Narrative Focused Trauma Care with Mark and Michelle Hollingsworth

After leading a marriage ministry in a large church and successfully launching their children into the world, Mark and Michelle Hollingsworth found themselves facing the unexpected collapse of their 24-year marriage. 

In the aftermath, they began a quest to find healing and more understanding. As they searched for support in their church and friend community but still felt very alone. Mark said, “People didn’t know what to do with us.”

So as they navigated their own healing process, they also had the courage to imagine how they could support others experiencing similar heartbreak, creating spaces for healing that they themselves had struggled to find. Inspired by Michelle’s experience at a Story Workshop, the couple pursued Narrative Focused Trauma Care (NFTC) training together.

Both Mark and Michelle completed NFTC Level II training with the Allender Center, and they now offer coaching and story groups for other couples through The Soul Reserve. Michelle says, “We just want people to know that we can be really good people that are really broken – and we can fight for each other’s goodness”

This is the second of our 4-part series where we’re inviting you to join us in listening to real stories from those who’ve gone through Narrative Focused Trauma Care training with the Allender Center. Through candid conversations with these remarkable individuals, our goal is to give you a glimpse into the profound impact of saying yes to this life-changing experience. 

Related Resources:

About our guests:

Mark and Michelle Hollingsworth are truth-tellers, adventure lovers, and safe space makers. In 2015, everything they believed to be true about marriage was put to the test when they found themselves walking through healing from infidelity. They rebuilt their relationship and came out of the fire stronger than ever before. While navigating our darkest and most painful season, they experienced new levels of clarity, hope, and freedom individually and in their relationship. In that season they began imagining what is now The Soul Reserve.

Episode Transcript:

Dan: Rachael, we can say that almost every marriage and the word almost is a euphemism. Almost every marriage is a mess. I know yours is, and I certainly know mine is. So the reality that as we do the work of narrative focused trauma care and that labor that we’re inviting people to consider, it’s often the case that individuals come through with the impact, hopefully deep and rich on behalf of their partner. But there are occasional mad people, mad as in crazy who choose to go through narrative focused trauma care as a couple. And we have a great privilege to be with Mark and Michelle Hollingsworth. And, you are mad. You both came through the experience of dealing with your story, your marriage, your past, your present, your future, all in the context of doing it together. So eventually we want to jump into that. Any thoughts, Rachael, before we begin to ask Mark and Michelle to enter into their story?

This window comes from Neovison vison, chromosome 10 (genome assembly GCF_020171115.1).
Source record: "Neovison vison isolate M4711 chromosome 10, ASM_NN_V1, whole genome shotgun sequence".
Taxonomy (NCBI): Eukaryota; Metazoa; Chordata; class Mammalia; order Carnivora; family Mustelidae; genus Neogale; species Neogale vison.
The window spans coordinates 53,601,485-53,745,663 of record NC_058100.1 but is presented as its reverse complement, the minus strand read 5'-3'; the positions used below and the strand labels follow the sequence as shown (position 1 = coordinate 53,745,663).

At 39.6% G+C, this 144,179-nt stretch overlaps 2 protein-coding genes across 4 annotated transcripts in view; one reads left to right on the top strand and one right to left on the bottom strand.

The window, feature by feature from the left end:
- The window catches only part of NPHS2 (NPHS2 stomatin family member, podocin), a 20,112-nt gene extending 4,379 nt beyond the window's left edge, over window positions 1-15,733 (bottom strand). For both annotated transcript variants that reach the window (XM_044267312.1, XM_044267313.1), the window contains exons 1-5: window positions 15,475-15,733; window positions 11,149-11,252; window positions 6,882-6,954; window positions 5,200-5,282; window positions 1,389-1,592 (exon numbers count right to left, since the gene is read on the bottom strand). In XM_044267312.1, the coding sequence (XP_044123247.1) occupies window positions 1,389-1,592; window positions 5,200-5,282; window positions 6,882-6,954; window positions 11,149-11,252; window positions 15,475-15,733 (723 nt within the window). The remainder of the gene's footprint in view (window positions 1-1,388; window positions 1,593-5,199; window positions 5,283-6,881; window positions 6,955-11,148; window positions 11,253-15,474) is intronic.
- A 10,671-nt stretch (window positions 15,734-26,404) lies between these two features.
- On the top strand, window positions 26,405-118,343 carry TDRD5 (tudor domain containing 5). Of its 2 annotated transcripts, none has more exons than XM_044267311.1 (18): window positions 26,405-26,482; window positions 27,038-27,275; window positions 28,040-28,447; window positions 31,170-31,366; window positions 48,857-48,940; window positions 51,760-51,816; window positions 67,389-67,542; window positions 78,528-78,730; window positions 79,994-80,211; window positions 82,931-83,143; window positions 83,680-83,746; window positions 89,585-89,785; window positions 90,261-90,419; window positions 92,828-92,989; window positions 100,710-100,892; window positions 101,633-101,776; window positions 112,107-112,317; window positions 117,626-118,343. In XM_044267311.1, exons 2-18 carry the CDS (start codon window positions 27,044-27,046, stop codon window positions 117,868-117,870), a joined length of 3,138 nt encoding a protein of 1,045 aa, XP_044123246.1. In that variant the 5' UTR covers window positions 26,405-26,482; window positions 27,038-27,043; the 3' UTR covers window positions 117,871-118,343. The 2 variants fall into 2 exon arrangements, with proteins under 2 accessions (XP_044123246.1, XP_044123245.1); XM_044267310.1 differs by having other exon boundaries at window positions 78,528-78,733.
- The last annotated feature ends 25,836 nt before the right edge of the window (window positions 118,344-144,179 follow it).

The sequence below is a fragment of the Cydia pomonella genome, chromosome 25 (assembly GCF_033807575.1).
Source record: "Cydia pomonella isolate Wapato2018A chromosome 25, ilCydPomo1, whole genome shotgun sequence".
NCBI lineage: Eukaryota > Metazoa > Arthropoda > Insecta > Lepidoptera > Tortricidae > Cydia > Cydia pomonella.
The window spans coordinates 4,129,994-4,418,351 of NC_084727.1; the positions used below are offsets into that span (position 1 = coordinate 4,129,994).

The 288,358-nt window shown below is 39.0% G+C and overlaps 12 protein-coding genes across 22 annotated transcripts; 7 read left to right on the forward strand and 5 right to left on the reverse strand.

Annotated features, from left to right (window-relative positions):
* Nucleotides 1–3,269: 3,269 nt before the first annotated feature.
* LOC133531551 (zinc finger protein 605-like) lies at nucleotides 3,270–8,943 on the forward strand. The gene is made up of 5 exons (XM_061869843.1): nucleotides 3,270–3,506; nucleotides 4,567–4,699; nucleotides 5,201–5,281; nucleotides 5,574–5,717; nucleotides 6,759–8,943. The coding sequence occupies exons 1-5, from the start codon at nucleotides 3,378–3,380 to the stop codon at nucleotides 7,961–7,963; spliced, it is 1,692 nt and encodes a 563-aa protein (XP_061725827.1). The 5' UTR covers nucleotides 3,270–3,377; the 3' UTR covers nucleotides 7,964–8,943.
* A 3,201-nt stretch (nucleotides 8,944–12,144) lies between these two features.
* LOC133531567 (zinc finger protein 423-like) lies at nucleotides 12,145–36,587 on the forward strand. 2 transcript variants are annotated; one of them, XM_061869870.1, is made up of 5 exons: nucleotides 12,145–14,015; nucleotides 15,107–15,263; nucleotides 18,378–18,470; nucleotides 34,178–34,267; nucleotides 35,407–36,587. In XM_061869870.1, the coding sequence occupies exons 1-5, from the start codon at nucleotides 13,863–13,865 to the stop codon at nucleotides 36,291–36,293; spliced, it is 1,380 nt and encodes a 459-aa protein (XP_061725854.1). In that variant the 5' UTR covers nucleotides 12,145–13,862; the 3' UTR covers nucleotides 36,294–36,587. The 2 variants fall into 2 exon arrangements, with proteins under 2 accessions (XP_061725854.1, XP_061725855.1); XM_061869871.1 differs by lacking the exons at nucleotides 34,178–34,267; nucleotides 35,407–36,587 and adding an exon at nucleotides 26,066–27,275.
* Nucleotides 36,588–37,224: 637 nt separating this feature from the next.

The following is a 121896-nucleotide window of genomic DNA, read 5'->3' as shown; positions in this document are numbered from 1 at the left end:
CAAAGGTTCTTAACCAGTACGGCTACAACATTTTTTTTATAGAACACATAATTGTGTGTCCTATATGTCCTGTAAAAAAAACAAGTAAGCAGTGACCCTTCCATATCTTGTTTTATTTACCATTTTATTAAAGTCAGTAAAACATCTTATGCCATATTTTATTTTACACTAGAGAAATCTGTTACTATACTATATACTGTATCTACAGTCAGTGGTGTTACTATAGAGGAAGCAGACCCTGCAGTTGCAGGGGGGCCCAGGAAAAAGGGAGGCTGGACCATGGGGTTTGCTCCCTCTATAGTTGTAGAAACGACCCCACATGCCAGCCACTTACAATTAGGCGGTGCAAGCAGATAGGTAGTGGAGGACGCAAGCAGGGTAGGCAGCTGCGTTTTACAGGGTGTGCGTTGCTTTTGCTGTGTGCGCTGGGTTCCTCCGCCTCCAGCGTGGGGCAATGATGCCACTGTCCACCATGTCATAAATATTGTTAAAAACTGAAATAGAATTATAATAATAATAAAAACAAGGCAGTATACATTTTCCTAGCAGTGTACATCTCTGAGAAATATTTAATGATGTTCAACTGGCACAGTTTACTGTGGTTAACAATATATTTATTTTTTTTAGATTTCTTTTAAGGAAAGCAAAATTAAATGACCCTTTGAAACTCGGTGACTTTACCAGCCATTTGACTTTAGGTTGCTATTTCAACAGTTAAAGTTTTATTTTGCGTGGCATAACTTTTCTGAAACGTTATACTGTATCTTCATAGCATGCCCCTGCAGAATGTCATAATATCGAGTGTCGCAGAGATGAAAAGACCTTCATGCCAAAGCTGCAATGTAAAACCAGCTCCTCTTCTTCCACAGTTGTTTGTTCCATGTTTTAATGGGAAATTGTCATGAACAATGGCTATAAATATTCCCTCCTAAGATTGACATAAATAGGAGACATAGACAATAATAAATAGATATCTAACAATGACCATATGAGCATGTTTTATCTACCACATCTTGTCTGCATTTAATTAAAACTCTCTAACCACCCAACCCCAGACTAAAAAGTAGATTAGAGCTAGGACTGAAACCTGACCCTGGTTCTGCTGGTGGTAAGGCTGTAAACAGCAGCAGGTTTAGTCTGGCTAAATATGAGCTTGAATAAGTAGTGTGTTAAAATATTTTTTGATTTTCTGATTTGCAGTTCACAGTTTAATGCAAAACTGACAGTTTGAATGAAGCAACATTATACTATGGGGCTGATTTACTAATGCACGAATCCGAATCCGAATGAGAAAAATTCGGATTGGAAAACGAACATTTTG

Rachael: Yeah. When you said mess and crazy, all I thought about was Gabor Maté, who’s a trauma specialist. He has a documentary called The Wisdom of Trauma, and a lot of it interviews his family. And of course they’re talking about what it was like being with this specialist who’s helping everyone else, but also being their dad and partner. But at the very end, him and his wife talk about the more they understand their stories, the younger they get in marriage. And that’s what I was thinking about because it gets messy the younger you get. So I look forward to this conversation and I think it’s a good mess. That’s all I’ll say. Well,

Dan: As we jump in, Mark, Michelle, give us just a beginning how you came to NFTC and then we’ll start winding in and through your lovely, broken, glorious story.

Mark: Well, I believe Michelle was attending a Story Workshop and came home and said, Hey, we’ve talked about doing this work. Applications are due tomorrow. What do you think? I said, well, how long is this application? Not knowing how long it would take. And so we dove in, we submitted the applications and we said, let’s see what happens.

Dan: Well just have to ask Michelle did the last minute thought of doing so, was that just inadvertent or was that a magically wise decision?

Michelle: No. Do you want to share the pre…

Mark: Well, we’ll get there.

Michelle: Okay. So our story in getting to sign up and why we got to that point is that we had been married for a long time, 24 years, and had great, a lot of really good things about our marriage and a lot of really just beautiful experiences to be honest. And about 24 years in, Mark went back to a high school reunion and was unfaithful. And so we hit a crisis that we didn’t see coming and it unsettled us, and I will let him speak for him. But for me, I wasn’t illusioned that we had everything perfect, but we worked really hard and we were very committed to each other. And so when, what I would call a grenade, landed in my lap, it disrupted me, to say it mildly.

Dan: To say mildly.

Michelle: So I can let Mark fill in his part. But it was then that I went to a Story Workshop in Wheaton where you were speaking, and it was after we were kind of trying to get our feet underneath us to make sense of what in the world happened, where we had been talking about, how do we learn more?